There’s a discussion over in the EFS-Web listserv (the listserv for patent practitioners) about the best way to create a PDF so that it won’t unnecessarily reveal metadata. The answer for Windows users is of course to use CutePDF to create the PDF. Which then led to the question of the extent to which USPTO strips out metadata in which case maybe the filer can be lax about this. What is the answer?
Part of the answer comes from the fact that the EFS-Web system converts your uploaded PDF into a very poor quality (half-toned) image PDF. This is what is made visible in IFW. Because it is image-based, your various metadata will be lost.
But there are two trouble areas for the metadata in your uploaded PDF.
The first is that if you indexed it as a non-black-and-white drawing (in a utility case) or as a drawing (in a design case) then it will find its way into the SCORE system and will be visible under the Supplemental Content tab. The SCORE files are complete and exact copies of what was filed. So any metadata in such a file will be visible in the SCORE file and will be available to any member of the public who has the energy to go hunting in SCORE.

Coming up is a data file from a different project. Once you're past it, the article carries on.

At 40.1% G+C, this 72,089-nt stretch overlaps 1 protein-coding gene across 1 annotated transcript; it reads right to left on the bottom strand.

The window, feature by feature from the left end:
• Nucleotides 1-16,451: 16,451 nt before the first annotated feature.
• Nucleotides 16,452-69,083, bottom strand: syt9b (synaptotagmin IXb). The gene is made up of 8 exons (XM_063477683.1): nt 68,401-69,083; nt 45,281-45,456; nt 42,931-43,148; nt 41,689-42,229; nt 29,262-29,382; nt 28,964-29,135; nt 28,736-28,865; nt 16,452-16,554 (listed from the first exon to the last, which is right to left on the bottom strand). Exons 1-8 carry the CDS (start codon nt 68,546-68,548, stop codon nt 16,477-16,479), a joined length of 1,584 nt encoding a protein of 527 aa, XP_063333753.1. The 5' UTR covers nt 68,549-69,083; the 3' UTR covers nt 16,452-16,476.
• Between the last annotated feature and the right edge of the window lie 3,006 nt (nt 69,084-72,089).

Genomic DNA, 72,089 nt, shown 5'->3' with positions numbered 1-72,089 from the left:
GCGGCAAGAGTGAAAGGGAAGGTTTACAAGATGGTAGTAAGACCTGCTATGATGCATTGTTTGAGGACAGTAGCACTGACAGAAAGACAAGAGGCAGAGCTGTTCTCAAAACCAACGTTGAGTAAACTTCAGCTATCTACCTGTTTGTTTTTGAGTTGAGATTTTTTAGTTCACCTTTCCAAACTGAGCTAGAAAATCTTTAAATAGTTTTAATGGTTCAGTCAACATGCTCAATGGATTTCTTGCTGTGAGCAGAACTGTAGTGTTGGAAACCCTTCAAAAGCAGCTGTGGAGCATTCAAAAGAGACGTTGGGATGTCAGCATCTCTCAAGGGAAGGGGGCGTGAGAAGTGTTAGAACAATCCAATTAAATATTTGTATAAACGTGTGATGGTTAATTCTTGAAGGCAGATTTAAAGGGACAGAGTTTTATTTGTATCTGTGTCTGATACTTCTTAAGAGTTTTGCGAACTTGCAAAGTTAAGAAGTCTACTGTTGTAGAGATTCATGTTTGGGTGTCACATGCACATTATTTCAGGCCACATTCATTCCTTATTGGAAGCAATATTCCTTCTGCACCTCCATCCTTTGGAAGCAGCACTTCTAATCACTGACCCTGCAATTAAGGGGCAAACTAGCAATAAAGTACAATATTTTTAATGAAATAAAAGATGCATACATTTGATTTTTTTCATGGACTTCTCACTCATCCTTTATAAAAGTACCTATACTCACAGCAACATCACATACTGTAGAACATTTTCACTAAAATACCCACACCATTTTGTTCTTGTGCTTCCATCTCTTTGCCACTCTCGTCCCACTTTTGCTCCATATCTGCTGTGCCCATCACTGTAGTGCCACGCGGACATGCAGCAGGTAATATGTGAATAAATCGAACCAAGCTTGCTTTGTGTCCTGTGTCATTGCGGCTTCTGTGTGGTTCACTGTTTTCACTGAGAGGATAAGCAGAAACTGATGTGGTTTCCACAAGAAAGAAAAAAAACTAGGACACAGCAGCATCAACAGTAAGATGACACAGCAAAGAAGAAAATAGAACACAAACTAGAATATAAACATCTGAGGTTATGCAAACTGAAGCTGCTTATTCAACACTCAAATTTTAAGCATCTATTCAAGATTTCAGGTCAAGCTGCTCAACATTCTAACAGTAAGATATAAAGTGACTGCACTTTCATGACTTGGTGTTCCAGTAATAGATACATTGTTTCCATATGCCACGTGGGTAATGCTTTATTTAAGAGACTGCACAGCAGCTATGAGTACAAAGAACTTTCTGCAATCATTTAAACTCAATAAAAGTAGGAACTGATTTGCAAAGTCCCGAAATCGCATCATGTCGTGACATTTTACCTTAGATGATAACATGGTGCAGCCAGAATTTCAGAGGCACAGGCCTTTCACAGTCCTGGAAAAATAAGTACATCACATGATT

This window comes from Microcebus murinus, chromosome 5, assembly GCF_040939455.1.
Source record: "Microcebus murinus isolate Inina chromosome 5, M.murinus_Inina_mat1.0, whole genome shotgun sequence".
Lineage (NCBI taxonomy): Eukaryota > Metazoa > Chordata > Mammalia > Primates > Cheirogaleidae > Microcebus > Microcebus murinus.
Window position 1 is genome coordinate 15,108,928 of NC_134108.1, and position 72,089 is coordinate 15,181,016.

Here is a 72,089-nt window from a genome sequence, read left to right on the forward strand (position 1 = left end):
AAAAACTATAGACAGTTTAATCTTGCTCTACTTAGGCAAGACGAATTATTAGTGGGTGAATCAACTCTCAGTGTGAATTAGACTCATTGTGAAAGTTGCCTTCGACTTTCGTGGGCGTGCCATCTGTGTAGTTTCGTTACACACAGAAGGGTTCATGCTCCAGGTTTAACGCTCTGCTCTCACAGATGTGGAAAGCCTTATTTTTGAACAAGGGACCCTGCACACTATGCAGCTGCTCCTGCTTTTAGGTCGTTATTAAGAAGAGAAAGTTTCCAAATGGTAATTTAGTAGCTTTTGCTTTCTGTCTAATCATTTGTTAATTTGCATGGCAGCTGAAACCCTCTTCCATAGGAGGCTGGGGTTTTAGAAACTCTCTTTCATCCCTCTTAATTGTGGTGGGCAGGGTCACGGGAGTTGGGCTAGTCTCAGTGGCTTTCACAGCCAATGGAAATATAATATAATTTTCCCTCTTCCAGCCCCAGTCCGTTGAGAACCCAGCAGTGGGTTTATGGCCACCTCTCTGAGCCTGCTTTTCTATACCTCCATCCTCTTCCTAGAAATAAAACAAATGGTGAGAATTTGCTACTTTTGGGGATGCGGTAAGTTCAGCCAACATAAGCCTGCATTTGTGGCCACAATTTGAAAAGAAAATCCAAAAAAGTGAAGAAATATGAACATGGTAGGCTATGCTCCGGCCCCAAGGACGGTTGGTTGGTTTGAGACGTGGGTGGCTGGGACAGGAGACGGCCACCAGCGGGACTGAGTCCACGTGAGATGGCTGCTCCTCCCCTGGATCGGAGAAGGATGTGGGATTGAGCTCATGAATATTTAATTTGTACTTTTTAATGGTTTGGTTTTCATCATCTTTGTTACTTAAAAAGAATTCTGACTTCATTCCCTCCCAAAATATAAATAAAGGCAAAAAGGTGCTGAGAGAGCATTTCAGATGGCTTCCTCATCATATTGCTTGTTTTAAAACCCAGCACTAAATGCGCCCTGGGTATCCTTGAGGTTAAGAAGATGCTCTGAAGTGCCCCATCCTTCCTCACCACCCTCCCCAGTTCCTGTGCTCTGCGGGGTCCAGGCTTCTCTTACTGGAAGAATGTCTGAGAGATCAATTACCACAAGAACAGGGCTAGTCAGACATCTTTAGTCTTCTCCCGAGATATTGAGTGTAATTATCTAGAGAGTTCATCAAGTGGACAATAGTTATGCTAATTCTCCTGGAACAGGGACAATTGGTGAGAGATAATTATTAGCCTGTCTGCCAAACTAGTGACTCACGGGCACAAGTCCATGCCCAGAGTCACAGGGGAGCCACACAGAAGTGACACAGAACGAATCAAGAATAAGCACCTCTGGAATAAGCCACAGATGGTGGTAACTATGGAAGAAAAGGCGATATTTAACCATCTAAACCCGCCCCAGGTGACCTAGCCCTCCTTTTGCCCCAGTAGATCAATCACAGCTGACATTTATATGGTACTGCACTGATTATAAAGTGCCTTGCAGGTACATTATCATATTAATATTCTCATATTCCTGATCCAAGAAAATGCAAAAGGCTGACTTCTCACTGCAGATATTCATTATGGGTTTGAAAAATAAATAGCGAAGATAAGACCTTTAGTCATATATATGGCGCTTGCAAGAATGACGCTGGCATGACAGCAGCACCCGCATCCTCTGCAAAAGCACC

The second is that the USPTO preserves every file that you uploaded, complete with metadata, in a place that you can’t see in PAIR. So even if a member of the general public cannot get their hands on the original PDF (the one that has all of the metadata still inside), people at the USPTO certainly can get their hands on it.